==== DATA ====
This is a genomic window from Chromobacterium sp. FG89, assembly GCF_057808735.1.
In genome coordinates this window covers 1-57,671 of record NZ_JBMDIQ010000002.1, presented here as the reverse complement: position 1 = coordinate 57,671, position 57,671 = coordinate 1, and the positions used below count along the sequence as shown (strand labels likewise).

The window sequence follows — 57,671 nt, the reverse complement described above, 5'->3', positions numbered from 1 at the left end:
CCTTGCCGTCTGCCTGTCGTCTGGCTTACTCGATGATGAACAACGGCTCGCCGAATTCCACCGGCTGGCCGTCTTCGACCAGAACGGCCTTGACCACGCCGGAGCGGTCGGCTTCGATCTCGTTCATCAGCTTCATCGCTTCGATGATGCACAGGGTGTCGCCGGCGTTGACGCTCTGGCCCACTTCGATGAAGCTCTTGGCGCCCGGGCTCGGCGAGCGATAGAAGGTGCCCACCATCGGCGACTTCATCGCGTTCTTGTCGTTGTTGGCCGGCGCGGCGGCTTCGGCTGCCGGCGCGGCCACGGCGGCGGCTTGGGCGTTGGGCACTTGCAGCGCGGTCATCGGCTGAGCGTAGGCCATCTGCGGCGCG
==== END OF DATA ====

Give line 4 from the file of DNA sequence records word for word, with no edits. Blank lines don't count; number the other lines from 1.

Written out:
CCTTGCCGTCTGCCTGTCGTCTGGCTTACTCGATGATGAACAACGGCTCGCCGAATTCCACCGGCTGGCCGTCTTCGACCAGAACGGCCTTGACCACGCCGGAGCGGTCGGCTTCGATCTCGTTCATCAGCTTCATCGCTTCGATGATGCACAGGGTGTCGCCGGCGTTGACGCTCTGGCCCACTTCGATGAAGCTCTTGGCGCCCGGGCTCGGCGAGCGATAGAAGGTGCCCACCATCGGCGACTTCATCGCGTTCTTGTCGTTGTTGGCCGGCGCGGCGGCTTCGGCTGCCGGCGCGGCCACGGCGGCGGCTTGGGCGTTGGGCACTTGCAGCGCGGTCATCGGCTGAGCGTAGGCCATCTGCGGCGCG